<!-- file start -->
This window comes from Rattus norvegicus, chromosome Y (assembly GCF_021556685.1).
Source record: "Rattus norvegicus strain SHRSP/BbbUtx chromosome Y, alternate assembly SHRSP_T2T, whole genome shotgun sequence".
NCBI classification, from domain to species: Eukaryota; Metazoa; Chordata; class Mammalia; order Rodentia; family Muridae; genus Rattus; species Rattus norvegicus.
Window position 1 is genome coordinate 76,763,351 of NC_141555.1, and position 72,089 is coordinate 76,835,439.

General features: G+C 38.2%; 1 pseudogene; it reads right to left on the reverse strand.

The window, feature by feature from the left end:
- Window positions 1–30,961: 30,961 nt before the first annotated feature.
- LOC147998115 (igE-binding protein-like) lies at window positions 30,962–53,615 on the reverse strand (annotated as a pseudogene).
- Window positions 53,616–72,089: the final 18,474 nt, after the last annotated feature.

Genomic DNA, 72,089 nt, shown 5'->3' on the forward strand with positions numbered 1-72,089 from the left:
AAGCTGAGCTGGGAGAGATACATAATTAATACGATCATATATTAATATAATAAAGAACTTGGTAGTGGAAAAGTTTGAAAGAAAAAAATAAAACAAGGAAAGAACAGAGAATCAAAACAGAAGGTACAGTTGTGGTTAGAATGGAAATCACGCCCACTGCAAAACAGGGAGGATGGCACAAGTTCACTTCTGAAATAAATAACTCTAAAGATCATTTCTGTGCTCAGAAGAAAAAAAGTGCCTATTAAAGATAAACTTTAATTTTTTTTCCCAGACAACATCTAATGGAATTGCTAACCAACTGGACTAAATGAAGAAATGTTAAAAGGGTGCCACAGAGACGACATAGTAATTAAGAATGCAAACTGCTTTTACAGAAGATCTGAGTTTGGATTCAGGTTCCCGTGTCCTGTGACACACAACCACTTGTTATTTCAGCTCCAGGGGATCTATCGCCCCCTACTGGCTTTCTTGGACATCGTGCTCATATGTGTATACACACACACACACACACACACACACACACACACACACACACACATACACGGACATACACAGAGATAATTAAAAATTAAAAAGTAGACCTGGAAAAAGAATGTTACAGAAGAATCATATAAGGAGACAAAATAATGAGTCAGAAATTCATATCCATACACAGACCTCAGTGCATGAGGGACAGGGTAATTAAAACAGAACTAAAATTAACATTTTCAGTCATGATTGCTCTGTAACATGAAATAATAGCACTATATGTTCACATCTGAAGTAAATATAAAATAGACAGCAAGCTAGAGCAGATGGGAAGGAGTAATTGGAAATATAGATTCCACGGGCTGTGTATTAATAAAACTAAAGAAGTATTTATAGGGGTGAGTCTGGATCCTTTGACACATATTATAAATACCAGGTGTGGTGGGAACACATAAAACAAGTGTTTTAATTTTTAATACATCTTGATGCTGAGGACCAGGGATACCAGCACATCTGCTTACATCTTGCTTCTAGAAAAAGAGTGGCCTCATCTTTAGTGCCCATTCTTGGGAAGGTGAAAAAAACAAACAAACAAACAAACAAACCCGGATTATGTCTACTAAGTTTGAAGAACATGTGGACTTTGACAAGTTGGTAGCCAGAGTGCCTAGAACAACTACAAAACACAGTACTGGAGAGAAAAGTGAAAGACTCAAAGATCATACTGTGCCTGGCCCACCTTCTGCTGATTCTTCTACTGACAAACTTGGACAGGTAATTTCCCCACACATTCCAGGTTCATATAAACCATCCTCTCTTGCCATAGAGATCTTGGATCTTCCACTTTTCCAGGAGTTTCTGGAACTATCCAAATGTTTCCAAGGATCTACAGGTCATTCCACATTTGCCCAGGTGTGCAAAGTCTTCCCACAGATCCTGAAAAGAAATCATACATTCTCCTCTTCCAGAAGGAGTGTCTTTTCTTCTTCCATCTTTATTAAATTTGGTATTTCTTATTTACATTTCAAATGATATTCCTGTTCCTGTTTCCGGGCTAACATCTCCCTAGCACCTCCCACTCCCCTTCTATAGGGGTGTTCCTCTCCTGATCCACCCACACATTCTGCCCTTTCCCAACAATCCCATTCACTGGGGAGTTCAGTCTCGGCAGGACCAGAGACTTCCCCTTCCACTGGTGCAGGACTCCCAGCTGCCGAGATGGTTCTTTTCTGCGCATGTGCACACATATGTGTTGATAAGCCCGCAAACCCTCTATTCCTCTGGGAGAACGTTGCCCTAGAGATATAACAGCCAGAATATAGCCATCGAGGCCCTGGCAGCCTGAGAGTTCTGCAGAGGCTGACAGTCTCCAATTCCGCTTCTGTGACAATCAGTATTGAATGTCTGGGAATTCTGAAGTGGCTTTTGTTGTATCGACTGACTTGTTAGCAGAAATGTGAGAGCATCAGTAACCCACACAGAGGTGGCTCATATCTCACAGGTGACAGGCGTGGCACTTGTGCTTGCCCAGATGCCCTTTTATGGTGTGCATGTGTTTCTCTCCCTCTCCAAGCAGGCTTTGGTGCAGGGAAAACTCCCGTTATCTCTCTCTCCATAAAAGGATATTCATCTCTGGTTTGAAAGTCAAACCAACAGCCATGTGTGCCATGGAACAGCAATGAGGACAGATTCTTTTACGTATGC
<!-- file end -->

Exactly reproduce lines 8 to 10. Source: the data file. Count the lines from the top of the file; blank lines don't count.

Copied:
- LOC147998115 (igE-binding protein-like) lies at window positions 30,962–53,615 on the reverse strand (annotated as a pseudogene).
- Window positions 53,616–72,089: the final 18,474 nt, after the last annotated feature.

Genomic DNA, 72,089 nt, shown 5'->3' on the forward strand with positions numbered 1-72,089 from the left: